Working together is the key to reducing QFF populations across the region, according to Sunraysia growers.
Stone fruit growers Michael Tripodi and Paul Mobilio said fruit fly could be managed using the right control strategies, but it was important that all growers were doing something. “We need to work as a community, and as a collective of growers, to make sure we’re doing the best job we can to control fruit fly on our properties, and to let each other know if there’s something new to be aware of,” Michael said.
Read the case study for more about how Michael and Paul control fruit fly on their properties
Kathryn Stevens was over the moon this summer when she picked peaches for the first time in years. Queensland fruit fly had destroyed all her family’s stone fruit over the past few years, so they had all but given up.
"We had stopped watering the fruit trees as much because we thought we didn't have a chance," Kathryn said. But with the help of Greater Sunraysia Pest Free Area field officer Matthew Capp, Kathryn was able to trial an exclusion net to keep fruit fly out and protect her fruit. To read the full story click here
When Allan Bryce moved into his new home in Swan Hill, he discovered that it also came with a lot of Queensland fruit fly. Find out how Allan managed to eat beautiful fruit this year after taking advice on QFF management from Tricia Witney, who is a Greater Sunraysia Pest Free Area field officer in the Swan Hill region. To read the full story click here
Queensland Fruit Fly attacks a wide range of fruits and fruiting vegetables, leaving them inedible. Managing QFF in your garden can be very challenging. However, there are various strategies you can implement to protect home-grown produce from infestation. This fact sheet outlines how to use insect nets to protect your produce from fruit fly. The use of a physical barrier can stop QFF from laying eggs in your fruit.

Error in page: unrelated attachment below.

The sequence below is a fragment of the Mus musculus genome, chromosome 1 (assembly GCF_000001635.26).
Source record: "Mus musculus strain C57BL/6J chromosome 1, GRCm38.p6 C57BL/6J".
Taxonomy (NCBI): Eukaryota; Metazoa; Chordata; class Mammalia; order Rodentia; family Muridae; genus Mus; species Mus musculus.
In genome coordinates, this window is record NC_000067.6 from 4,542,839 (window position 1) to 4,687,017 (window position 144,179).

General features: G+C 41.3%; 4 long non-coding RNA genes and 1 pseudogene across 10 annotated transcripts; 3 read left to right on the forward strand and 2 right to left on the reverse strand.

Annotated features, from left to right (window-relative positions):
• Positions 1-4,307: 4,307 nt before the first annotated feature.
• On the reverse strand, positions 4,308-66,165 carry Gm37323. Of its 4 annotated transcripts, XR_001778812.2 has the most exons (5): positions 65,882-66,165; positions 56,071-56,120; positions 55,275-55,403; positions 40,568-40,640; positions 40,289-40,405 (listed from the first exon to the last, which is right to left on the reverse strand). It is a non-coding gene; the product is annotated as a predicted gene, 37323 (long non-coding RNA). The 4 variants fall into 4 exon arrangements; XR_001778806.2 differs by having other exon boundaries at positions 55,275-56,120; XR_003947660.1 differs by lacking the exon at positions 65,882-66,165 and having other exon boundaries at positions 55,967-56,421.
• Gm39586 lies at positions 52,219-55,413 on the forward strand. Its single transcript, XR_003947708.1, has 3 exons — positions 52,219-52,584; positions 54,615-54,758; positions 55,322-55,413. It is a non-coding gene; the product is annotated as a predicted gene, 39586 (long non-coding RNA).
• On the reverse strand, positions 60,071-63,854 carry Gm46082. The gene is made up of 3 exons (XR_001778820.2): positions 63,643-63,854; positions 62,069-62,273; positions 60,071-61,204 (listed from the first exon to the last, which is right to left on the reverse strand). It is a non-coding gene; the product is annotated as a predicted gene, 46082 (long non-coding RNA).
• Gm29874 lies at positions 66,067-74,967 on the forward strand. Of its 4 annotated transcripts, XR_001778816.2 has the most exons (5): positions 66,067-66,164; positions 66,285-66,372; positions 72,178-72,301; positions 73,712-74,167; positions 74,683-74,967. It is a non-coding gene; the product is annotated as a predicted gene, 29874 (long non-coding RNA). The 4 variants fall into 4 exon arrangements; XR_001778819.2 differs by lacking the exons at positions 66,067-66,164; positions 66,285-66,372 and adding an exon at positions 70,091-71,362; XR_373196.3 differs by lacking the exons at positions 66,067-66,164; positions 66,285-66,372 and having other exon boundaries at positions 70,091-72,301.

Sam Oresti is winning the battle with QFF by reducing the number of host trees he has and using insect nets to keep QFF away from the remaining trees. “We just had too many trees to look after each year - it was becoming a losing battle against Queensland Fruit" said Sam.
"God that's good!" Dave Randell, caretaker of the Kerang Community Garden, is ‘over the moon’ about his stone fruit this year. These trees were destined to be bull-dozed, when our field officer Tricia Witney paid a visit to the garden in June 2018. “I couldn’t have done it without Tricia.”
Yellow plastic BioTraps were provided to urban residents across the Greater Sunraysia region to help monitor and
trap Queensland Fruit Flies (QFF) between 2016-2018. These traps can be easily refilled and re-used extending their life, saving you money as well as reducing waste.
Do you know how to tell if your fruit or vegetables are infested with Queensland Fruit Fly and what to do if they area? This fact sheet will describe how to check your fruit and vegetables for fruit fly and what to do if you find larvae.